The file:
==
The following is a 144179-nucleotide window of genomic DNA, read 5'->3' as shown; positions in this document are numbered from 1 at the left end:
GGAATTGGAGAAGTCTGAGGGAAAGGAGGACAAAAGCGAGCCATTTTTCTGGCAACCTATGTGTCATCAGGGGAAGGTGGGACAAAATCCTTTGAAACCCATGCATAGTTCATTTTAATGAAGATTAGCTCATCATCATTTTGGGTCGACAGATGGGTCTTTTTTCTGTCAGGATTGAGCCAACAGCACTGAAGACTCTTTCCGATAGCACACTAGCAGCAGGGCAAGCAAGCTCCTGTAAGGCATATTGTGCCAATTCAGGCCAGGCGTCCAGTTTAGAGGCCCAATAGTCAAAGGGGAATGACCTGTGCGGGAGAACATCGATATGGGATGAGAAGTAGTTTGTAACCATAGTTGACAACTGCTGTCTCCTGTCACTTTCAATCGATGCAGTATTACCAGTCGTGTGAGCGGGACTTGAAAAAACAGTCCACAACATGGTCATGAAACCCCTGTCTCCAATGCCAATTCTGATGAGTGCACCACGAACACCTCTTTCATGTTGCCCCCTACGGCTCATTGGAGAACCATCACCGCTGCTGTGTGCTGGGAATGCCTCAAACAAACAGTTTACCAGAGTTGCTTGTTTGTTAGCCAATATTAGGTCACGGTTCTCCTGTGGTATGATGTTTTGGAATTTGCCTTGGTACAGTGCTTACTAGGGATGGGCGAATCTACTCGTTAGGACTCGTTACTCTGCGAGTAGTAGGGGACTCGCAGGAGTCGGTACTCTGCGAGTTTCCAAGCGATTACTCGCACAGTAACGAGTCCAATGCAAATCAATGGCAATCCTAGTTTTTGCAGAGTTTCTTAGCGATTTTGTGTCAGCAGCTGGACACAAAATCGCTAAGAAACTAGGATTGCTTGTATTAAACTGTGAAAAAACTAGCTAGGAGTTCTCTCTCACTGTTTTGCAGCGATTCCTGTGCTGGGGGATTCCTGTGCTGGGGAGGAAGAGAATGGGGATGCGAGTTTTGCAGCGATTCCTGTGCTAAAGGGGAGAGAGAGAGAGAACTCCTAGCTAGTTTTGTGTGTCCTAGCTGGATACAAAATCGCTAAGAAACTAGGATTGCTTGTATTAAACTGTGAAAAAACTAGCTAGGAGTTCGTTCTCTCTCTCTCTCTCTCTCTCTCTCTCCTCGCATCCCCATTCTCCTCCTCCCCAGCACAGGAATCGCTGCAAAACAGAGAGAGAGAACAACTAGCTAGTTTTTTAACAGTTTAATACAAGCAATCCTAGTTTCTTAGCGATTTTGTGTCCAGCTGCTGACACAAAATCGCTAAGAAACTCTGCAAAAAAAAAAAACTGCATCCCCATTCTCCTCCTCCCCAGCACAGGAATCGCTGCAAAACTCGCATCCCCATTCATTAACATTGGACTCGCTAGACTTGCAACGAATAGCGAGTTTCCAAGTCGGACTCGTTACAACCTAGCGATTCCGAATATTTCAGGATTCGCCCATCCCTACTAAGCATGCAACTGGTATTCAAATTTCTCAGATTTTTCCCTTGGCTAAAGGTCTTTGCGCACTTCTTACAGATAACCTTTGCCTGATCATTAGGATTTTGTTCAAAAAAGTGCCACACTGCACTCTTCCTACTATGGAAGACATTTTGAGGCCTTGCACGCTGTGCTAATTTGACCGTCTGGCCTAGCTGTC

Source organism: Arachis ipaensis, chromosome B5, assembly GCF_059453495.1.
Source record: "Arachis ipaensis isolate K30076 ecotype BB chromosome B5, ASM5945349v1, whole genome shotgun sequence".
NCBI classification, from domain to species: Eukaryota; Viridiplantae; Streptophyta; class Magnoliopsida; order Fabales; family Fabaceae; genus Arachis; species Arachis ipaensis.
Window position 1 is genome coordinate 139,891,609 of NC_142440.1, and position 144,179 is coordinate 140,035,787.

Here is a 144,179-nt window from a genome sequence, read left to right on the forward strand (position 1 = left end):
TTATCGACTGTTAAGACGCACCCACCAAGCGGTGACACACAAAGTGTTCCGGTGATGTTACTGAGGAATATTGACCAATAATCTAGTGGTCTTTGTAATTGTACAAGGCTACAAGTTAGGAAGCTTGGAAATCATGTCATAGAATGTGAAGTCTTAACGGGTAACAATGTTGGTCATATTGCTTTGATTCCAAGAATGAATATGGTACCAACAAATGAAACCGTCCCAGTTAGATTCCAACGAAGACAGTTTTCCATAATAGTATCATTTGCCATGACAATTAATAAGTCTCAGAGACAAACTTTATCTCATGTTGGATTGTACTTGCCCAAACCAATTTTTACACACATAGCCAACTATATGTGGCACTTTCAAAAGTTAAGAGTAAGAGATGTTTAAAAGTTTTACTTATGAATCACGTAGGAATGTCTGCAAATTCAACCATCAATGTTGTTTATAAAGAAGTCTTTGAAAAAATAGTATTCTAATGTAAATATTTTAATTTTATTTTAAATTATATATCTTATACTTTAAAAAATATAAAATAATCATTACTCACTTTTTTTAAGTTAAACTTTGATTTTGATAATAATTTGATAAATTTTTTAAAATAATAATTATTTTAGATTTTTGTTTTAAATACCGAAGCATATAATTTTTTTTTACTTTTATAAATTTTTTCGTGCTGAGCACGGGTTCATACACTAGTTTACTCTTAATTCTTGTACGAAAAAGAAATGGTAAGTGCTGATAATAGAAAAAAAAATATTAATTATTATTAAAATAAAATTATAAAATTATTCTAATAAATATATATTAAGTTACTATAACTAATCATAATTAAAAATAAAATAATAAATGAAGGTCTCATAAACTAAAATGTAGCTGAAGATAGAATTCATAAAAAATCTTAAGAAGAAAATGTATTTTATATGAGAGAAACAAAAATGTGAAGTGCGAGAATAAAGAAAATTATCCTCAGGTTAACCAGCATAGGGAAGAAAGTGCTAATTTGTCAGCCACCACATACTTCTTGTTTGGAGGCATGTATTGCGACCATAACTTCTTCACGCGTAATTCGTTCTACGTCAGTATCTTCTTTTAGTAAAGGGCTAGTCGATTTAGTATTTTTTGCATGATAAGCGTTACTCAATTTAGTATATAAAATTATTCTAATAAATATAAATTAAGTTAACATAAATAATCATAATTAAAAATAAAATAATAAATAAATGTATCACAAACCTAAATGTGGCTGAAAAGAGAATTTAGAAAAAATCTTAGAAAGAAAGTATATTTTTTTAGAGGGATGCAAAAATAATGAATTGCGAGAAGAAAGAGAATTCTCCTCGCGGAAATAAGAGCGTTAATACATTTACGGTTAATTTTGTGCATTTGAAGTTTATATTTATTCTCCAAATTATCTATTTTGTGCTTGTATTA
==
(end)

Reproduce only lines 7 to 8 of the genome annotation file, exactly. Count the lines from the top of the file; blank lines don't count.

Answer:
Here is a 144,179-nt window from a genome sequence, read left to right on the forward strand (position 1 = left end):
TTATCGACTGTTAAGACGCACCCACCAAGCGGTGACACACAAAGTGTTCCGGTGATGTTACTGAGGAATATTGACCAATAATCTAGTGGTCTTTGTAATTGTACAAGGCTACAAGTTAGGAAGCTTGGAAATCATGTCATAGAATGTGAAGTCTTAACGGGTAACAATGTTGGTCATATTGCTTTGATTCCAAGAATGAATATGGTACCAACAAATGAAACCGTCCCAGTTAGATTCCAACGAAGACAGTTTTCCATAATAGTATCATTTGCCATGACAATTAATAAGTCTCAGAGACAAACTTTATCTCATGTTGGATTGTACTTGCCCAAACCAATTTTTACACACATAGCCAACTATATGTGGCACTTTCAAAAGTTAAGAGTAAGAGATGTTTAAAAGTTTTACTTATGAATCACGTAGGAATGTCTGCAAATTCAACCATCAATGTTGTTTATAAAGAAGTCTTTGAAAAAATAGTATTCTAATGTAAATATTTTAATTTTATTTTAAATTATATATCTTATACTTTAAAAAATATAAAATAATCATTACTCACTTTTTTTAAGTTAAACTTTGATTTTGATAATAATTTGATAAATTTTTTAAAATAATAATTATTTTAGATTTTTGTTTTAAATACCGAAGCATATAATTTTTTTTTACTTTTATAAATTTTTTCGTGCTGAGCACGGGTTCATACACTAGTTTACTCTTAATTCTTGTACGAAAAAGAAATGGTAAGTGCTGATAATAGAAAAAAAAATATTAATTATTATTAAAATAAAATTATAAAATTATTCTAATAAATATATATTAAGTTACTATAACTAATCATAATTAAAAATAAAATAATAAATGAAGGTCTCATAAACTAAAATGTAGCTGAAGATAGAATTCATAAAAAATCTTAAGAAGAAAATGTATTTTATATGAGAGAAACAAAAATGTGAAGTGCGAGAATAAAGAAAATTATCCTCAGGTTAACCAGCATAGGGAAGAAAGTGCTAATTTGTCAGCCACCACATACTTCTTGTTTGGAGGCATGTATTGCGACCATAACTTCTTCACGCGTAATTCGTTCTACGTCAGTATCTTCTTTTAGTAAAGGGCTAGTCGATTTAGTATTTTTTGCATGATAAGCGTTACTCAATTTAGTATATAAAATTATTCTAATAAATATAAATTAAGTTAACATAAATAATCATAATTAAAAATAAAATAATAAATAAATGTATCACAAACCTAAATGTGGCTGAAAAGAGAATTTAGAAAAAATCTTAGAAAGAAAGTATATTTTTTTAGAGGGATGCAAAAATAATGAATTGCGAGAAGAAAGAGAATTCTCCTCGCGGAAATAAGAGCGTTAATACATTTACGGTTAATTTTGTGCATTTGAAGTTTATATTTATTCTCCAAATTATCTATTTTGTGCTTGTATTA